CFBB would like to share a report published by the Ontario Health Coalition about the history of Brampton Civic Hospital as we get closer to the opening of the new Peel Memorial Centre for Integrated Health and Wellness. The report is over 8 years old, but a worthwhile read into the state of healthcare in this city.
Interesting comments from Ontario Health Coalition Report:
-By 2008 Brampton will need a total of 930 hospital beds.
(January 27, 2003 Regional Hospital Infrastructure Plan for Halton and Peel prepared by the
Halton-Peel District Health Council)
-Number of beds promised in Brampton by 2008 at outset of P3 negotiations with private
-Number of beds delivered in Brampton by 2008 at end of construction: 479
We are fast approaching the 9th year anniversary of Brampton Civic this October and we still don’t have the promised 608 beds operational at BCH. (approx. 560 operational beds) The Emergency department at Brampton Civic Hospital long thought to the busiest in the Province is actually the busiest in the entire country! An unacceptable situation, considering our residential population will have grown to about 610,000 by the end of this year. With the national average around 2.6 beds per 100,000 residents (OECD 2013 data), Brampton lags far short of this OECD measure of healthcare quality at 0.92 beds per 100,000 residents. As well, we are the only top 10 city in Canada with only one ER Department. The opening of the new Peel Memorial Centre for Integrated Health and Wellness (0 new beds and no ER) will probably help, but will fall well short of our healthcare needs.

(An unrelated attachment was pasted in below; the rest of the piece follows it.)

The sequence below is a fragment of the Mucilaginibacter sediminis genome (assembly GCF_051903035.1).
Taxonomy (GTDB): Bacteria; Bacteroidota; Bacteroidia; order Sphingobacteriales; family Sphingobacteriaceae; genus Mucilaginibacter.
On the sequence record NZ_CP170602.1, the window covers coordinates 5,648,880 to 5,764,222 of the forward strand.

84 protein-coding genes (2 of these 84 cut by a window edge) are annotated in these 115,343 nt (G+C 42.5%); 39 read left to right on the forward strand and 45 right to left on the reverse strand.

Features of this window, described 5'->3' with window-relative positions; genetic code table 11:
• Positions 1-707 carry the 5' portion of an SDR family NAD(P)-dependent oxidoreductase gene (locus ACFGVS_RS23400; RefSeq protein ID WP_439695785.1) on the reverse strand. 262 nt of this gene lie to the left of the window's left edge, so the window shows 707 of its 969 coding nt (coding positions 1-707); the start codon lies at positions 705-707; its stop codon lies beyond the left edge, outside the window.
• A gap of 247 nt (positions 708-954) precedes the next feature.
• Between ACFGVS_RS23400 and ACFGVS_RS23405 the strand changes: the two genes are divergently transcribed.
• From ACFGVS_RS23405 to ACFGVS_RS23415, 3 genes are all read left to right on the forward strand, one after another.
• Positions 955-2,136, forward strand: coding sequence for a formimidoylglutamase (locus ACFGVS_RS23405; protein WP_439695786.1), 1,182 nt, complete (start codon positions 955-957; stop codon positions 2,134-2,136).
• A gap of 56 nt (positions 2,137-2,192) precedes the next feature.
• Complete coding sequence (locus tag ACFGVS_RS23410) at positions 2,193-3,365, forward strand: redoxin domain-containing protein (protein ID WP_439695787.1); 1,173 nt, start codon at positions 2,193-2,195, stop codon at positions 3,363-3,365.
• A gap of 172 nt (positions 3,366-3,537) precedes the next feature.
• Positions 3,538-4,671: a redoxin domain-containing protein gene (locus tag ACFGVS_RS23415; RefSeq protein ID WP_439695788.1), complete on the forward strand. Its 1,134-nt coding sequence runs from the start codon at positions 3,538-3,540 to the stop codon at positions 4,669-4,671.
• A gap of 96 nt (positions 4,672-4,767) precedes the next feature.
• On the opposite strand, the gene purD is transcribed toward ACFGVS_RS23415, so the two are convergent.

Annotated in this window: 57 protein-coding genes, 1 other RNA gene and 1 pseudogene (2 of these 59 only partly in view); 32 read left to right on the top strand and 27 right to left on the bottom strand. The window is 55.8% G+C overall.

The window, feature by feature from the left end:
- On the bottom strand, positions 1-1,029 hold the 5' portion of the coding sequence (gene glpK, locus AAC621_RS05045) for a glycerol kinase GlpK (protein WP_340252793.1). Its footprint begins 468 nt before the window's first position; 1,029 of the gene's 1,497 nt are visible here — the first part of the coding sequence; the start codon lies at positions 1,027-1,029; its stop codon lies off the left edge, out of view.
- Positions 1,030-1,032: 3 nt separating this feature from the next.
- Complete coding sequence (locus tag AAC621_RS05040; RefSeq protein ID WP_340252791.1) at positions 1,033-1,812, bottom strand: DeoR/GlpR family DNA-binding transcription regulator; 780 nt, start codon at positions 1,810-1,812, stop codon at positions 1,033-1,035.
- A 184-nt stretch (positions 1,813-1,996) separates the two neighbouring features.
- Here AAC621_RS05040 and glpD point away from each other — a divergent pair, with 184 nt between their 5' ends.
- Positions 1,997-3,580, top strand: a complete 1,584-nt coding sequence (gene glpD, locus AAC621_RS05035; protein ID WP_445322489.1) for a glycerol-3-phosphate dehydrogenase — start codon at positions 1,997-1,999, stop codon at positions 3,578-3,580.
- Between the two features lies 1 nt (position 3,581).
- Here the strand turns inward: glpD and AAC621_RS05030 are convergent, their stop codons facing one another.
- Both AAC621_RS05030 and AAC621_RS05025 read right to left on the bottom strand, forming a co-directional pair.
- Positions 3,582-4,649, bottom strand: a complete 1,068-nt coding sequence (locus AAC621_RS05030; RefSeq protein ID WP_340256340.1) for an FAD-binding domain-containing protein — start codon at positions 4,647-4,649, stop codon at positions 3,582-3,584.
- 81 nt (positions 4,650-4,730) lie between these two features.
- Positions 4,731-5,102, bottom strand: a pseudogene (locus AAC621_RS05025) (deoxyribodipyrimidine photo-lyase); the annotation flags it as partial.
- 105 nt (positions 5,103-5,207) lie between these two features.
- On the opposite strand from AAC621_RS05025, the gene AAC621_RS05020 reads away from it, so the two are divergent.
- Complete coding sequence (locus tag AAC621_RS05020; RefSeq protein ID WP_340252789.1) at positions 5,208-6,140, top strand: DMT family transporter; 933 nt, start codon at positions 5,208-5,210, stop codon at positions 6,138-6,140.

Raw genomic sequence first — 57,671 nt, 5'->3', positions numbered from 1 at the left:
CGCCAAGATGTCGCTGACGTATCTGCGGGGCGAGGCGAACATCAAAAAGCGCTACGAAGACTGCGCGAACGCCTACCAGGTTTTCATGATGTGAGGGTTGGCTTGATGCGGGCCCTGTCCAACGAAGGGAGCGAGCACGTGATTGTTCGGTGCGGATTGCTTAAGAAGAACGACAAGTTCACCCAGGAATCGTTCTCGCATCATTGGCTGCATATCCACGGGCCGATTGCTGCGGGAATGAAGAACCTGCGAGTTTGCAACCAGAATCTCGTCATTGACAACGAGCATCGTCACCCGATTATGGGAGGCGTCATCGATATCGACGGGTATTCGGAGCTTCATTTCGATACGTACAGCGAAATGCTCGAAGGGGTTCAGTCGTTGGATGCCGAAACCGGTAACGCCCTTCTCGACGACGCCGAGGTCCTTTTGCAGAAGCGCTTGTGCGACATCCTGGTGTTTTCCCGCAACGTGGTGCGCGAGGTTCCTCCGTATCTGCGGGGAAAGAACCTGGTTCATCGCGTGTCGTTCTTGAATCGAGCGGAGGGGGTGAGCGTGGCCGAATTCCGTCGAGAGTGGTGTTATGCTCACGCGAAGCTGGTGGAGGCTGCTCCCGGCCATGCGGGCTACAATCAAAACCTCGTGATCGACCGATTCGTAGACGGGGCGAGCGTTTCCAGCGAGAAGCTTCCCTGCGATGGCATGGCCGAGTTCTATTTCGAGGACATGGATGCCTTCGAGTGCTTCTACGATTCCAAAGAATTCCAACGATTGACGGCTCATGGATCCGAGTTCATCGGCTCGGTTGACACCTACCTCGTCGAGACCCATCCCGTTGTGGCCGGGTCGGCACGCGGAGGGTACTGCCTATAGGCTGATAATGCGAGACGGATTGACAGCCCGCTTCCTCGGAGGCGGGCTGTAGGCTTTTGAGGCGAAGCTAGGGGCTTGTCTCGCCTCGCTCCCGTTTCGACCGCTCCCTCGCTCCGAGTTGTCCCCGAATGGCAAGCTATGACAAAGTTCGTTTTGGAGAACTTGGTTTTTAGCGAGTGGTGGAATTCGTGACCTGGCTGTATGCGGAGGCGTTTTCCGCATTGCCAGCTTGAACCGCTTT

With current Infrastructure Ontario procedures, William Osler will have to re-start the entire process again for Phase 2 of Peel Memorial, most likely a 6-8 year timeframe. What will the purchasing power of our $20 million raised from the $60 million property tax levy be in 8 years? What will the residential population of Brampton be in 8 years?
Chris Bejnar and Doug Bryden Co-Chairs CFBB